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Fish Stalls in Jagna Market Empty
« on: February 09, 2008, 12:11:17 PM »
Written by Joe Espiritu
Bohol Sunday Post

The fish stalls in Jagna Market practically bare. The double whammy of gusty northeasterlies and moonlit nights contribute to the scarcity of local fish supply. The few pieces found are striped tuna and dogtooth tuna or bodlis and bangkulisan. The price is over a hundred pesos a kilo. Even the lowly round bodied scad locally known as tabudlos, galonggong or GG in Metro Manila is of that price level. Freshwater fishes like the bangos and tilapia are offered to the people who rely upon marine products for their protein needs. What Jagna needs is the entry of fish and fish products from all over Bohol.

Jagna municipal waters cannot supply fish and marine products to the Jagna demand. The reef strands of the more than ten kilometers of Jagna shoreline are over fished. In areas where there are no fish sanctuaries, fishermen from upland barangays using double nets, a combination of layers of large and fine meshed nets, take turns in operating, harvesting even trash fish.

Bangos fry catchers using sudsuds or hand pushed, floating triangular fry scoop nets, contributes to the destruction of fish fry. When the bangis fry is separated from the rest of the catch, the remainder is dumped on the sand instead of returning them to the sea. An ordinance sponsored by Kagawad Alberto Café, prohibiting the dumping of rejected fry was passed by the Sangguniang Bayan but it is more honored in breach rather than by enforcement.

However, even with careful fish conservation practices observed, the local, near shore fish supply cannot cope up with the Jagna market demand. Reef strands are too small to offer fishing grounds that could afford the fishermen decent living.

Pelagic near shore fishes like anchovies or bolinao no longer come to Jagna Sardines and its subspecies like the hawohawo, mangsi and tigi are gone. The lantern fish or gabon has disappeared decades ago.

Most of our fishermen became blue water fishers. Then, blue water fishing is not only seasonal but is also dependent upon good weather. The mainstay of deepwater fishing was the flying fish or bangsi. This fish, once abundant that its roe or bihod is washed ashore, is seldom bought outside Bohol. Indiscriminate and over fishing contributed to its scarcity.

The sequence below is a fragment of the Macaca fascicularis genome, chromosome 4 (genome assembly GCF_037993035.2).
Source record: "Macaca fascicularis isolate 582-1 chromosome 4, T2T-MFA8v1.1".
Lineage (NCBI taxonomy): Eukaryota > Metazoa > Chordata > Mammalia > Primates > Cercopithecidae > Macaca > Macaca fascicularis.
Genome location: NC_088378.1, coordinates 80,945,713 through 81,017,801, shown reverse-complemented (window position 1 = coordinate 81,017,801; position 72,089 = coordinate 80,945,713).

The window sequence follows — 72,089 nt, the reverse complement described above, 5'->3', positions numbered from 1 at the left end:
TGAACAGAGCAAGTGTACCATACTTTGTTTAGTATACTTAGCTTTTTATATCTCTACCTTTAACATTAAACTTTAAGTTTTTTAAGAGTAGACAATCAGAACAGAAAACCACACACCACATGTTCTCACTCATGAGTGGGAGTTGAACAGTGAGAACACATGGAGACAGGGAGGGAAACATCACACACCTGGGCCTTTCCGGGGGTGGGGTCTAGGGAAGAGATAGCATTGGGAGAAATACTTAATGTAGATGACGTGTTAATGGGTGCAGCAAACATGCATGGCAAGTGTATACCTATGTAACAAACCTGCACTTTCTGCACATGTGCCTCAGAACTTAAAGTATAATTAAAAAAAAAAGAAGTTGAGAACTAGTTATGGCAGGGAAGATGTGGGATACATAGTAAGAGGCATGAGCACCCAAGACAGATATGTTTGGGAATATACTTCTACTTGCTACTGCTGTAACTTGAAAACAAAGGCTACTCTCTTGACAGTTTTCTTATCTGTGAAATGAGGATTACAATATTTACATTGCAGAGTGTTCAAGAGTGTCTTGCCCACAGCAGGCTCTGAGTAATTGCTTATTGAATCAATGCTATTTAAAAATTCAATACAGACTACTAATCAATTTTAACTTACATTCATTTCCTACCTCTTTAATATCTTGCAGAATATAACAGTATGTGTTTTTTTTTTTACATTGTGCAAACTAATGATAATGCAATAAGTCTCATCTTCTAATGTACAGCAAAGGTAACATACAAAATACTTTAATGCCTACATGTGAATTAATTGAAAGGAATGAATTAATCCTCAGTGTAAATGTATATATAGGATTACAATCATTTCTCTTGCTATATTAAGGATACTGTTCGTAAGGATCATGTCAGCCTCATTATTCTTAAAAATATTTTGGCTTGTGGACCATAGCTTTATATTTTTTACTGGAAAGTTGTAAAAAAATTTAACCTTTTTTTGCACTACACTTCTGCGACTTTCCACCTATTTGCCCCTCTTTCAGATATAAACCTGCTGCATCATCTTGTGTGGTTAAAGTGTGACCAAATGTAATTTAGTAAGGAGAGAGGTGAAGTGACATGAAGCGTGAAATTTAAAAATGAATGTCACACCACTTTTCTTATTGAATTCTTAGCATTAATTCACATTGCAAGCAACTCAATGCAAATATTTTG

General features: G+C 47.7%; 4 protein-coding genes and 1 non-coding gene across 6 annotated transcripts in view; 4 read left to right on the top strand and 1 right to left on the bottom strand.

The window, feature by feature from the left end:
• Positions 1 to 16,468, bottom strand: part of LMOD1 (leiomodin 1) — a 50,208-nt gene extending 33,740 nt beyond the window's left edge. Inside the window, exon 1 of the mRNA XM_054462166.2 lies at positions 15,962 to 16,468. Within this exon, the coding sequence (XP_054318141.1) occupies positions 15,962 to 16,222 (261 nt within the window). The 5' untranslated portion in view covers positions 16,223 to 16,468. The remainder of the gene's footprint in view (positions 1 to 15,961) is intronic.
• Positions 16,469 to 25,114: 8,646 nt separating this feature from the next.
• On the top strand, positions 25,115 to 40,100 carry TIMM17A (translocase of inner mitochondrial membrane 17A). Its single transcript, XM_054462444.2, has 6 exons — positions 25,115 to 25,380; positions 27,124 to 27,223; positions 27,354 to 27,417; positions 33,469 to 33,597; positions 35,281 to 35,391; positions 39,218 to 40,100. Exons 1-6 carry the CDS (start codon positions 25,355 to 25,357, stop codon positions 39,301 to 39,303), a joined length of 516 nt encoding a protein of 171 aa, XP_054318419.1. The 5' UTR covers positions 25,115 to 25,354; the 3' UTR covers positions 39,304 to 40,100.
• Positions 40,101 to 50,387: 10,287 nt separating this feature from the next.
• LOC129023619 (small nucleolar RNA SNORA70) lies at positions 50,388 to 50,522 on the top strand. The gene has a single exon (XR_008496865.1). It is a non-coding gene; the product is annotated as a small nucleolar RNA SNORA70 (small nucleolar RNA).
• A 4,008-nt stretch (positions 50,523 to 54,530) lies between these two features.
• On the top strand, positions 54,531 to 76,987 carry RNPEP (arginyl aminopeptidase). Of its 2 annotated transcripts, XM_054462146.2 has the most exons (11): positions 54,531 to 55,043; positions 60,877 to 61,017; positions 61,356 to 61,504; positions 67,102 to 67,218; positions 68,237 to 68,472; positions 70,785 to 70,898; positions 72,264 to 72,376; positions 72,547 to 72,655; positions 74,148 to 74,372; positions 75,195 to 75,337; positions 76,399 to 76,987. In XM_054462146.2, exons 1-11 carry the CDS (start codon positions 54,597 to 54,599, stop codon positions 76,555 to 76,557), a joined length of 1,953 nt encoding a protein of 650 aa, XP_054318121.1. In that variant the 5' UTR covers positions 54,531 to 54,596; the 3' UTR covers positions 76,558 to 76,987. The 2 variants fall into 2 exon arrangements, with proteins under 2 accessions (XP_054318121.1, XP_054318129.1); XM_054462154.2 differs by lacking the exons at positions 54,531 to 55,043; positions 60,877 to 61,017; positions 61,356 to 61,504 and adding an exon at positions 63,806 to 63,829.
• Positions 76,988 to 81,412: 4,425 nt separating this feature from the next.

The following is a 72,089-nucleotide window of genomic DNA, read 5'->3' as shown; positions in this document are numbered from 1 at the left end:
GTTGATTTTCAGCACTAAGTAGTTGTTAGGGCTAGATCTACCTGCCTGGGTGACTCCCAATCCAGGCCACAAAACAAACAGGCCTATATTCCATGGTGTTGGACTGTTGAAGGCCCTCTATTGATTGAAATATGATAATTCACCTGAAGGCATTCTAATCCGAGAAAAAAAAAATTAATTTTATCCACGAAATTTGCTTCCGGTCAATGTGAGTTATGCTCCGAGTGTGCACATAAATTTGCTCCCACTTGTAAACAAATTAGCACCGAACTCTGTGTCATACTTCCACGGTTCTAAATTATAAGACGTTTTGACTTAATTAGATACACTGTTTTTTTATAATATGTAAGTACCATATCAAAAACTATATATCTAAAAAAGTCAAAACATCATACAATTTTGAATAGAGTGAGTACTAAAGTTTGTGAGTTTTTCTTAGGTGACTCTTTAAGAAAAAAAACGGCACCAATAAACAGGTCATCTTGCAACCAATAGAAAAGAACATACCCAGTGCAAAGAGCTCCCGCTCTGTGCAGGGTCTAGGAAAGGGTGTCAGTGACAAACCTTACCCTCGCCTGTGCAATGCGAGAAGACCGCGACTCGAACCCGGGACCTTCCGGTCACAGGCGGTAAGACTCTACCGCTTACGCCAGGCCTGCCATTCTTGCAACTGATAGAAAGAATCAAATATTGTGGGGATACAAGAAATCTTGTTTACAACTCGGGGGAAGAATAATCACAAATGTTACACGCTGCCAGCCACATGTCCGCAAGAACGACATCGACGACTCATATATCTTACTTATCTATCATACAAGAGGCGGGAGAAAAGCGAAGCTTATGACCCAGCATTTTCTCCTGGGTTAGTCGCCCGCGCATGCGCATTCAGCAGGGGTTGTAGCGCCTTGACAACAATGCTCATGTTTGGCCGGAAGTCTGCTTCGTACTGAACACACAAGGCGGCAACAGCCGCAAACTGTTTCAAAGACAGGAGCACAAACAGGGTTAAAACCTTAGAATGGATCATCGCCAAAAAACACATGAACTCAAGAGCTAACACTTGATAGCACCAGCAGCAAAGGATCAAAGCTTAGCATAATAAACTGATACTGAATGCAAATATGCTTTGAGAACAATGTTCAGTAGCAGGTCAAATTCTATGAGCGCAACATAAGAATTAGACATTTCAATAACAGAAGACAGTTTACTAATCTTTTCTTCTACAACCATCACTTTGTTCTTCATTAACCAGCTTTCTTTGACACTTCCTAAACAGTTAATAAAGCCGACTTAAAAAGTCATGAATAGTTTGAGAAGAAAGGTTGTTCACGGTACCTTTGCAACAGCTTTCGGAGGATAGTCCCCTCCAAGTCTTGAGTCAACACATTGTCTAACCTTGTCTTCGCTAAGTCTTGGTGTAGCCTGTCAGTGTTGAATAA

Pelagic deep-sea fishes like the tunas, bonitos and mackerels are in trouble. Those fishes cannot stop moving if they are to live. With immovable gill flaps, seawater cannot flow through their gills if they stop. They will die of oxygen starvation if their blood rich dark flesh in their sides had not stored enough for short stops. .

Their constant motion needs a higher metabolism, which also generates excess heat. Those fishes need water temperatures in the vicinity of 25 to 27 degrees centigrade. Global warming might make them seek cooler waters away from Jagna waters.

Repealing the Law of Supply and Demand will be like repealing the Law of Gravity.

Impossible. The best we can do is encourage people to enter into backyard gardening, raising livestock like poultry, pigs, goats -m anything that moves that could be eaten. This is to wean the people away from dependency of fish and fish products. But this is easier said than done. Our people are not used to invest time money and effort to produce. They only harvest. Fishing is a form of harvesting. If fishing does not give them dividends, they tighten their belts and wait for better days.

Romans 10:9
"That if you shall confess with your mouth the Lord Jesus, and shall believe in your heart that God has raised him from the dead, you shall be saved."

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Jagna was once a fish rich town

Started by Ligalig-Mike on Jagna - Bohol

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Last post August 27, 2007, 01:48:05 PM
by Ligalig-Mike

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